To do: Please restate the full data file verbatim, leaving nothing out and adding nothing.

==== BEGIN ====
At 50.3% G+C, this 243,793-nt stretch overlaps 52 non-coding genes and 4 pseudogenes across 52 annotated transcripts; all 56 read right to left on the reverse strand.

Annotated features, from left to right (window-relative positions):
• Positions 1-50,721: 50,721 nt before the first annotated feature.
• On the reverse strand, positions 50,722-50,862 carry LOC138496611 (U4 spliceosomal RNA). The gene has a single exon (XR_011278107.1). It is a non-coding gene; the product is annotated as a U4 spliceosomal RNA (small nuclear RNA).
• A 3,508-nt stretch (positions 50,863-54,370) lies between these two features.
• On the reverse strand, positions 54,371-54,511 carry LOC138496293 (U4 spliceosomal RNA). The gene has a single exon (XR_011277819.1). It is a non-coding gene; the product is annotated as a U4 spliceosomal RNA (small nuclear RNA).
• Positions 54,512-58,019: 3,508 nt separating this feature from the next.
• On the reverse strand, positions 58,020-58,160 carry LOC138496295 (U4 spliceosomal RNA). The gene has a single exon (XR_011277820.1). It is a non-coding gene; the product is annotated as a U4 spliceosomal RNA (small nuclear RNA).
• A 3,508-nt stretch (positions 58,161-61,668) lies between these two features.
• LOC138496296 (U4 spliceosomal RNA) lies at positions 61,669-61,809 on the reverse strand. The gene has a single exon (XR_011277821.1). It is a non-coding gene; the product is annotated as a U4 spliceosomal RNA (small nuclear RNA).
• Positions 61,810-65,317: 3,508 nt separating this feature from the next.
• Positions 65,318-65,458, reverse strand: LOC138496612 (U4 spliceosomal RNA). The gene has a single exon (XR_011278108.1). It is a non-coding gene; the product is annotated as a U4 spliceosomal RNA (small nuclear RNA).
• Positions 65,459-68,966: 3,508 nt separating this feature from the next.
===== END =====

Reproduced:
At 50.3% G+C, this 243,793-nt stretch overlaps 52 non-coding genes and 4 pseudogenes across 52 annotated transcripts; all 56 read right to left on the reverse strand.

Annotated features, from left to right (window-relative positions):
• Positions 1-50,721: 50,721 nt before the first annotated feature.
• On the reverse strand, positions 50,722-50,862 carry LOC138496611 (U4 spliceosomal RNA). The gene has a single exon (XR_011278107.1). It is a non-coding gene; the product is annotated as a U4 spliceosomal RNA (small nuclear RNA).
• A 3,508-nt stretch (positions 50,863-54,370) lies between these two features.
• On the reverse strand, positions 54,371-54,511 carry LOC138496293 (U4 spliceosomal RNA). The gene has a single exon (XR_011277819.1). It is a non-coding gene; the product is annotated as a U4 spliceosomal RNA (small nuclear RNA).
• Positions 54,512-58,019: 3,508 nt separating this feature from the next.
• On the reverse strand, positions 58,020-58,160 carry LOC138496295 (U4 spliceosomal RNA). The gene has a single exon (XR_011277820.1). It is a non-coding gene; the product is annotated as a U4 spliceosomal RNA (small nuclear RNA).
• A 3,508-nt stretch (positions 58,161-61,668) lies between these two features.
• LOC138496296 (U4 spliceosomal RNA) lies at positions 61,669-61,809 on the reverse strand. The gene has a single exon (XR_011277821.1). It is a non-coding gene; the product is annotated as a U4 spliceosomal RNA (small nuclear RNA).
• Positions 61,810-65,317: 3,508 nt separating this feature from the next.
• Positions 65,318-65,458, reverse strand: LOC138496612 (U4 spliceosomal RNA). The gene has a single exon (XR_011278108.1). It is a non-coding gene; the product is annotated as a U4 spliceosomal RNA (small nuclear RNA).
• Positions 65,459-68,966: 3,508 nt separating this feature from the next.